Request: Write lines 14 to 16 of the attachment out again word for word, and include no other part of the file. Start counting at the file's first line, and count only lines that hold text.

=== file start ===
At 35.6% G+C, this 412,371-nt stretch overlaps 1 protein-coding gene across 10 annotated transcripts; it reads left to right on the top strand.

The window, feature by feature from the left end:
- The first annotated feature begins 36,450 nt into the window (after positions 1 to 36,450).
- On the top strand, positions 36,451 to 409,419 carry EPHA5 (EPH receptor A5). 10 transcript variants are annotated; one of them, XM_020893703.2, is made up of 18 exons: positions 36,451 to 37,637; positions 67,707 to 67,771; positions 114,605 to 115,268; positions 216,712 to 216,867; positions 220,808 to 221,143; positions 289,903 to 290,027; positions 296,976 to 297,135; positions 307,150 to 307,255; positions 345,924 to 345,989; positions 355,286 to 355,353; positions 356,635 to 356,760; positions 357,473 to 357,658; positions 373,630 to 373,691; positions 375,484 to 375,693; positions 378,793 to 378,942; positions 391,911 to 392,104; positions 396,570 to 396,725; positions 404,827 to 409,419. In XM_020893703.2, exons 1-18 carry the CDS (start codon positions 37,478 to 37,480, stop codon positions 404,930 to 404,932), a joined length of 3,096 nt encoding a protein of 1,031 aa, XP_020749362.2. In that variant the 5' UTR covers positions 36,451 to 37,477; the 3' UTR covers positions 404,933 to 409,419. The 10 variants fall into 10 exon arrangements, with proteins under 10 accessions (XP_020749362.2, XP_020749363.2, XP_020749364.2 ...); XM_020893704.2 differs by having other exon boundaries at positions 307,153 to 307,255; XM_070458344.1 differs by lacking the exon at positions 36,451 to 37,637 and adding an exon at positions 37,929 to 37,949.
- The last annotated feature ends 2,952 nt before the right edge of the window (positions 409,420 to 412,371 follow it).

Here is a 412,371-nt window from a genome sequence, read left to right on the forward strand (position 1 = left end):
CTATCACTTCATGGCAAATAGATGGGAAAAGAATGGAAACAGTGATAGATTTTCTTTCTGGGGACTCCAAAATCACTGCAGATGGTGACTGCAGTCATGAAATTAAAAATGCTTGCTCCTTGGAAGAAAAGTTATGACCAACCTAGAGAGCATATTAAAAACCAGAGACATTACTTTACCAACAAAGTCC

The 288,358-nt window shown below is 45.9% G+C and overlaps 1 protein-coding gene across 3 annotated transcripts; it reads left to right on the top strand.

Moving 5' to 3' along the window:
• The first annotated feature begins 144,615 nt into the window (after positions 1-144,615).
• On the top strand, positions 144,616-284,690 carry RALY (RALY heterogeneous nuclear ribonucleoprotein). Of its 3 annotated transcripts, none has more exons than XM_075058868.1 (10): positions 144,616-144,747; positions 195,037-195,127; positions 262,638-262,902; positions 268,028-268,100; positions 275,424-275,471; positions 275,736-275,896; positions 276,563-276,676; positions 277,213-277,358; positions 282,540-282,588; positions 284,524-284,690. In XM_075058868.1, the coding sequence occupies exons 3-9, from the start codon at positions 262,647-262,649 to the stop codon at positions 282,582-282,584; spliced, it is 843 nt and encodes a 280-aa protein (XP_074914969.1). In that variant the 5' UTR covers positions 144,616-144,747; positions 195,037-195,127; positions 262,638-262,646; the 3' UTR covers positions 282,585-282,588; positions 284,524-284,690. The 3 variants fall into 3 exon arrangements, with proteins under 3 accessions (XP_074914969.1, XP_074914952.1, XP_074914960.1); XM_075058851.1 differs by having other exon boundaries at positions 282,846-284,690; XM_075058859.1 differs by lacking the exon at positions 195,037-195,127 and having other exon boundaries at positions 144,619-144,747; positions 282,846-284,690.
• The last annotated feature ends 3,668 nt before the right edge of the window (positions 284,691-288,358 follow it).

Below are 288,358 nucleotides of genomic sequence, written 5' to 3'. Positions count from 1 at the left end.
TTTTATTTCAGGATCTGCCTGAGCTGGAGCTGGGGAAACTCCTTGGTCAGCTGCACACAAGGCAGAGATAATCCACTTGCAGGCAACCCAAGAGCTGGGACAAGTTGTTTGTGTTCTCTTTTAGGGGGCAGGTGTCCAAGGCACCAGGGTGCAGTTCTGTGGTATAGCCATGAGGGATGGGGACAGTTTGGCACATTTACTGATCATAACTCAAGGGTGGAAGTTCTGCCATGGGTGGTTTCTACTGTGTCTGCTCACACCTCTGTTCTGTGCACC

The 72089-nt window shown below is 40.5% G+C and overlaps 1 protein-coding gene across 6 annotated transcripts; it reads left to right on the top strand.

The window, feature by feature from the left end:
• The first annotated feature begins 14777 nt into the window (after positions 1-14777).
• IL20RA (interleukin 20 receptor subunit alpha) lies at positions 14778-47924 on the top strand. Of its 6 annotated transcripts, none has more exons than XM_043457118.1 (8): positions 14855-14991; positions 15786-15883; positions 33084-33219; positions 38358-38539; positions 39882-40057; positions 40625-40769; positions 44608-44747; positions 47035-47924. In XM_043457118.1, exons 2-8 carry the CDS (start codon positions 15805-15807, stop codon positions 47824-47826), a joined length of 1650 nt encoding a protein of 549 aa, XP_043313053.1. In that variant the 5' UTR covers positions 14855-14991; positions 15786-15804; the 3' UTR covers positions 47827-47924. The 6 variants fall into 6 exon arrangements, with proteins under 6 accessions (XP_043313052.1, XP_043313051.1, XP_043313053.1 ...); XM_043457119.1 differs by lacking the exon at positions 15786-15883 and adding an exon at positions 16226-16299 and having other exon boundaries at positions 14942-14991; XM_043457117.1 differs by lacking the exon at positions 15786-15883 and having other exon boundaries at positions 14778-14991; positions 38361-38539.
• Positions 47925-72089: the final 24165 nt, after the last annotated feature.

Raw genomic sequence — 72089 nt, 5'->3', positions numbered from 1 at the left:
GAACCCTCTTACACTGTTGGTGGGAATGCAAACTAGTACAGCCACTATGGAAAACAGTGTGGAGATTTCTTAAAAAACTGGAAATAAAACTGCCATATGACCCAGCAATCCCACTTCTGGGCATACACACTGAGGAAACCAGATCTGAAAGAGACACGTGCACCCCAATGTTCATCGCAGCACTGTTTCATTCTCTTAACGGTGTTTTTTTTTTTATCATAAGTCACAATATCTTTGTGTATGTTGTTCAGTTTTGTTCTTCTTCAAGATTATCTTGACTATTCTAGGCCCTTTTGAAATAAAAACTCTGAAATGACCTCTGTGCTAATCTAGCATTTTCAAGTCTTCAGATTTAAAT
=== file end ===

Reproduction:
TTTTATTTCAGGATCTGCCTGAGCTGGAGCTGGGGAAACTCCTTGGTCAGCTGCACACAAGGCAGAGATAATCCACTTGCAGGCAACCCAAGAGCTGGGACAAGTTGTTTGTGTTCTCTTTTAGGGGGCAGGTGTCCAAGGCACCAGGGTGCAGTTCTGTGGTATAGCCATGAGGGATGGGGACAGTTTGGCACATTTACTGATCATAACTCAAGGGTGGAAGTTCTGCCATGGGTGGTTTCTACTGTGTCTGCTCACACCTCTGTTCTGTGCACC

The 72089-nt window shown below is 40.5% G+C and overlaps 1 protein-coding gene across 6 annotated transcripts; it reads left to right on the top strand.

The window, feature by feature from the left end: